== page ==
There are things, place, events which are rich of beauty, but in some case it’s a very delicate kind of beauty, which we might compare to the sumptuous wings of a butterfly, which can be drastically damaged by time and reiterate touch.
The essence and the meaning of a tradition consist in the strict temporal limits in which it must exist and in its uniqueness, which makes it indivisible from a certain specific contest.
You might consider all that as another out of fashion speech from a troglodyte cave - I have started liking this unsearched role and I think my prehistoric cave is nevertheless open over the world – but I feel like expressing in my usual wordy and messy way my confused thoughts on a place I know well and I love deeply, but I carefully try to avoid in certain time of the years.
The place is Venezia.
I prefer to call it by its Italian name, maybe because its spirit is already so often mystified by different means, so let it have at least its own name.
The case of Venezia and its so famous carnival is just an example of what happens in other places, other circumstances, or you might even consider it a metaphor, if you like metaphors.
I won’t bore you with any pedantic history of the origin of Carnival.
Everybody know that the carnival of Venezia is a very ancient tradition, which was interrupted from 1797 until 1979 (I’m not completely sure of the last date, but it’s a nearly good approximation) when he was restored by local organizations and become a quite amplified by mass media and touristic events in only a few years.
“The Carnival of Venice” had largely mutated to be “A Carnival in Venice”, with the city and its citizens playing an increasingly passive and background role for the tens, and then hundreds of thousands of tourists who showed up – more every year.
The numbers could actually be frightening—around 800,000 or even nearly a million for the entire Carnival season (now expanded to around three weeks). Venice’s resident population, meanwhile, has dropped to just about 60,000.
It has been estimated that 30,000 visitors coming to the city in one day are enough to make serious pedestrian traffic jams, and the structures of the town are not made to face such an impact.
I cannot see Venezia during such an invasion, for me Venezia is silence, echoes of the past, mystery.
The dramatic beauty, which is inexorably disappearing under the merciless pressure of time.
The beauty of Venezia is its ephemeral frailty.
Nevertheless I don’t want deny that the visual impact with a colourful army of disguised people wearing scenic costumes of bright colours can be striking and fascinating.
What leave me a little puzzled and pushes me to retract from the entry of my prehistorically cave to take shelter in the indoors shadows is thinking over of the people who are hidden behind the enigmatic masks and what connection they have with what they mean to represent.
Many of them are not Italians either and very few, unless they are asked to work there on purpose by the carnival business official organization, are venetians.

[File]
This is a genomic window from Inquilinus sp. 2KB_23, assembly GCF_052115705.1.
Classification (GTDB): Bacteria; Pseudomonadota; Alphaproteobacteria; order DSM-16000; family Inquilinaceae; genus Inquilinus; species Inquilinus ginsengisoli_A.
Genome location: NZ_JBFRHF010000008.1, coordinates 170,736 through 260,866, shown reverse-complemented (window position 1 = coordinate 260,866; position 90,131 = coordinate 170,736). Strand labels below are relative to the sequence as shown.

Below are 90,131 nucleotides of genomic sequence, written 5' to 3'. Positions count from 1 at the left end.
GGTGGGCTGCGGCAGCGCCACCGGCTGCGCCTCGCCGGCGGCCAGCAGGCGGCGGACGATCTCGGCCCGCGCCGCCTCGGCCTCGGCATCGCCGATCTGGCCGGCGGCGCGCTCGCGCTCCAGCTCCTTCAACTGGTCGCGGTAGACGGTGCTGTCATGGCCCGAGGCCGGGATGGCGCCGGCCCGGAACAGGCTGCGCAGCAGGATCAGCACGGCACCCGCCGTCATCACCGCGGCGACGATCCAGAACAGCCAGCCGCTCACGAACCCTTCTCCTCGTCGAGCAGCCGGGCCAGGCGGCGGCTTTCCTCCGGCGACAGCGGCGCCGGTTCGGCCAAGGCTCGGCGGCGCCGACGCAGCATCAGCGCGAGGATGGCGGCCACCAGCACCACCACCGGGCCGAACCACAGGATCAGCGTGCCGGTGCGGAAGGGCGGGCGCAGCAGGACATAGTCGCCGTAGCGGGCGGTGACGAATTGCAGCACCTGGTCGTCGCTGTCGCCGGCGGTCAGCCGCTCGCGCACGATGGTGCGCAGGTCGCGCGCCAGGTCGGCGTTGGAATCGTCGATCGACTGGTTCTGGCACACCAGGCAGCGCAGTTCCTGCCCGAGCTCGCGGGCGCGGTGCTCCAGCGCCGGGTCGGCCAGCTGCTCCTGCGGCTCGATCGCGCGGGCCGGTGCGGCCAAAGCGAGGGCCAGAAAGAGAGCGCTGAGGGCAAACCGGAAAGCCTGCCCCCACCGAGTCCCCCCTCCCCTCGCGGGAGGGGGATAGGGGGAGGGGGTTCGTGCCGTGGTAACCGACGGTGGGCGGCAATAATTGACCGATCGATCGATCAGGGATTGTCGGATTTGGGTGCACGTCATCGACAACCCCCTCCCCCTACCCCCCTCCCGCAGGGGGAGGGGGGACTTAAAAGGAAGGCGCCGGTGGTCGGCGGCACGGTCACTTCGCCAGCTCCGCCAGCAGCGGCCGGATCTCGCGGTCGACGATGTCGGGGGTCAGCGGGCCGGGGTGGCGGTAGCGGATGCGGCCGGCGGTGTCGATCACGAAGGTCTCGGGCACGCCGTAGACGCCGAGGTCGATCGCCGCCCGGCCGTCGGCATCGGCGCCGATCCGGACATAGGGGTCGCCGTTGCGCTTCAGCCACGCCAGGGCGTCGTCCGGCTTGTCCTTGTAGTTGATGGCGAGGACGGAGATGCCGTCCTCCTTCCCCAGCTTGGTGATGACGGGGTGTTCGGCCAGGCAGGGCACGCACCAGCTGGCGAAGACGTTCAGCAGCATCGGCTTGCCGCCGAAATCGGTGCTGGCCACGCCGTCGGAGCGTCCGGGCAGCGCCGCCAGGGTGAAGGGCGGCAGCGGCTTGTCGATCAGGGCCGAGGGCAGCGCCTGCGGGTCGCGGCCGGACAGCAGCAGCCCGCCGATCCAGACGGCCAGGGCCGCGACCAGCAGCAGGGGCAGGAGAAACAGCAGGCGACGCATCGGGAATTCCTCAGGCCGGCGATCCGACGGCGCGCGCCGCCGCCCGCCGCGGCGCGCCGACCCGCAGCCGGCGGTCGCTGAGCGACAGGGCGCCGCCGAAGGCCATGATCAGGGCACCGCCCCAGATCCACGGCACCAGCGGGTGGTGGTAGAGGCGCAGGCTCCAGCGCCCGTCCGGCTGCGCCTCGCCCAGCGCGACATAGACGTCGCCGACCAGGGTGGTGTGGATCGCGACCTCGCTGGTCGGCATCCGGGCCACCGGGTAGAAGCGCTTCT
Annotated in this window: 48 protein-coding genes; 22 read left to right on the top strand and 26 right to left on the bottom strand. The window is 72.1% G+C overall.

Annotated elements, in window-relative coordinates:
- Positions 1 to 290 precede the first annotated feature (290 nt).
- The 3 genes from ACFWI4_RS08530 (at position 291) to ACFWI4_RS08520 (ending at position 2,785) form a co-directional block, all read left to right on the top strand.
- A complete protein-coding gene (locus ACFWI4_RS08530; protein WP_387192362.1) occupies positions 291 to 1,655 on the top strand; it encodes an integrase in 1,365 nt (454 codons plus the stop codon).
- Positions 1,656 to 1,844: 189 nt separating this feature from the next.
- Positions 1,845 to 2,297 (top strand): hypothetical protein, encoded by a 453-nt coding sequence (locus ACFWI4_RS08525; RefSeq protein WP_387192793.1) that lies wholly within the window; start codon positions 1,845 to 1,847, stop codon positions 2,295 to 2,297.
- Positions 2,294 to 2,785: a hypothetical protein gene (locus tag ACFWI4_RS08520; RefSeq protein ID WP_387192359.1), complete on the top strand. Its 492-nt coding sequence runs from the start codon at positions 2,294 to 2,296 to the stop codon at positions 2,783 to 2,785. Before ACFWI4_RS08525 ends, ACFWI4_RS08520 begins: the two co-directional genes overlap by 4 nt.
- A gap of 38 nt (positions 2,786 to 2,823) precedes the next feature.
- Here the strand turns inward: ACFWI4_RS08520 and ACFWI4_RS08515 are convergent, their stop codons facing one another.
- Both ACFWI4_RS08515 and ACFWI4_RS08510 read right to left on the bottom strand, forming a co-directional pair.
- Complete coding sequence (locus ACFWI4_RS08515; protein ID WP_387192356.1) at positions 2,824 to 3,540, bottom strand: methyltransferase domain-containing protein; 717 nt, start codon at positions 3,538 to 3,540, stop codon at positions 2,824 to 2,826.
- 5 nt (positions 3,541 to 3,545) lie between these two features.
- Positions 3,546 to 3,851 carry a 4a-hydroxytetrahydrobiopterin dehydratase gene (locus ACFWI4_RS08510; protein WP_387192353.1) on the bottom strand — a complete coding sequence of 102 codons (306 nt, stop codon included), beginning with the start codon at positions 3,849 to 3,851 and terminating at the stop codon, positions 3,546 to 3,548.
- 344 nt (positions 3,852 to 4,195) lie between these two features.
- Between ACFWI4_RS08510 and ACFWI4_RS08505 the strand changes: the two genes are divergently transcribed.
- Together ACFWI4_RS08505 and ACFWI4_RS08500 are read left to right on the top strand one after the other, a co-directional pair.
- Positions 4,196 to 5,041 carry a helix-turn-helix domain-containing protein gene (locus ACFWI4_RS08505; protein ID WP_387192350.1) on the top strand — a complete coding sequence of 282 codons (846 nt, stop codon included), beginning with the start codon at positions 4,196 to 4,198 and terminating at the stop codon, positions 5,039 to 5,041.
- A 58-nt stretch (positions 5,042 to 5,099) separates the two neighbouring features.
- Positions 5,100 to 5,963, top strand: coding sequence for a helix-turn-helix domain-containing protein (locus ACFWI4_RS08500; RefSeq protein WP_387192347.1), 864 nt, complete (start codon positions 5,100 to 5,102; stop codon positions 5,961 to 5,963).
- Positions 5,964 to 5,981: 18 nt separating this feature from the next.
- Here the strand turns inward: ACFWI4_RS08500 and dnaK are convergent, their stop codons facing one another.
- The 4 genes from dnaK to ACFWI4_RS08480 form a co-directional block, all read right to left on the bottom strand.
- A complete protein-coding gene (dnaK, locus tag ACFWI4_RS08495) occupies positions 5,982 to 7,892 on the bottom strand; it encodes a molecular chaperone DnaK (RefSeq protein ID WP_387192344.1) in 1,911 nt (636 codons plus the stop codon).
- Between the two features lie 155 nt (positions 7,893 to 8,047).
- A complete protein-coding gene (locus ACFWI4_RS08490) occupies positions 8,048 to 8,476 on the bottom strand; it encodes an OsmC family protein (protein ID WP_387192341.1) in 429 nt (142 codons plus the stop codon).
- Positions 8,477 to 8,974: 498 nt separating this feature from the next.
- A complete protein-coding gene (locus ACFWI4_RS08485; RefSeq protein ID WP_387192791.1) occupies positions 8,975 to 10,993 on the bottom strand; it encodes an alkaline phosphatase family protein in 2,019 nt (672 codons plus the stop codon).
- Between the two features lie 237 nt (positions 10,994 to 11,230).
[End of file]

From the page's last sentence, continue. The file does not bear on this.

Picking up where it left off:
Behind these elegant and ethereal masks, under the velvet costumes, the shining laces, the soft feathers there are usually passionate middle aged people, who are members of very efficient clubs, the purpose of which is to create every year the most sumptuous costumes to parade at the carnival.
Since, probably rightly, they think that all the efforts requested to created their elaborate and magnificent outfits cannot be compensate by the limited number of days of visibility the carnival of Venezia can offer to them, they have started reproducing the venetian carnival during different times of the years in different places, which have nothing to do with Venezia.
It’s like a dizzying game of mirrors; the carnival is multiplied and reproduced, always the same, without being the same, all the time, like a recurring dream, which can dangerously look like a nightmare after a while.
Many photographers (middle aged too...) follow the masks in their migration from a reproduction of carnival of Venezia to another one, carrying their usual impressive weapon, gigantic telephoto-lenses, tripods, cameras of all sizes, they surround the masks, even pushing each others, to take always the same photos, like a tribal ritual.
The masks are not the sacrificial victims of this ordeal, or maybe they are, without realizing it, they offer themselves willingly, proudly, because appearing is what makes their being real.
I have heard very intriguing and a little surrealistic stories about the protagonists of carnival, but maybe I’ll tell you of that another time.
I prefer another Venzia anyway, even though I think everyone can choose what face of it they want to enjoy.
I spoke of the carnival of Venezia simply as representative example to express my confused feeling that iterating something beauty doesn’t make it more beautiful , but only more banal.
I remember that delightful novel by Saint-Exupéry, “ Le Petit Prince”, where the little Prince tells that he came from such a small planet that he could walk over it and see many sunsets, one after the other.
“What a lovely think to see so many sunsets or sunrises all the time!” I thought the first time I read it.
But then I told myself that after a while it would have been too banal and easy, as a consequence, a terrible boredom.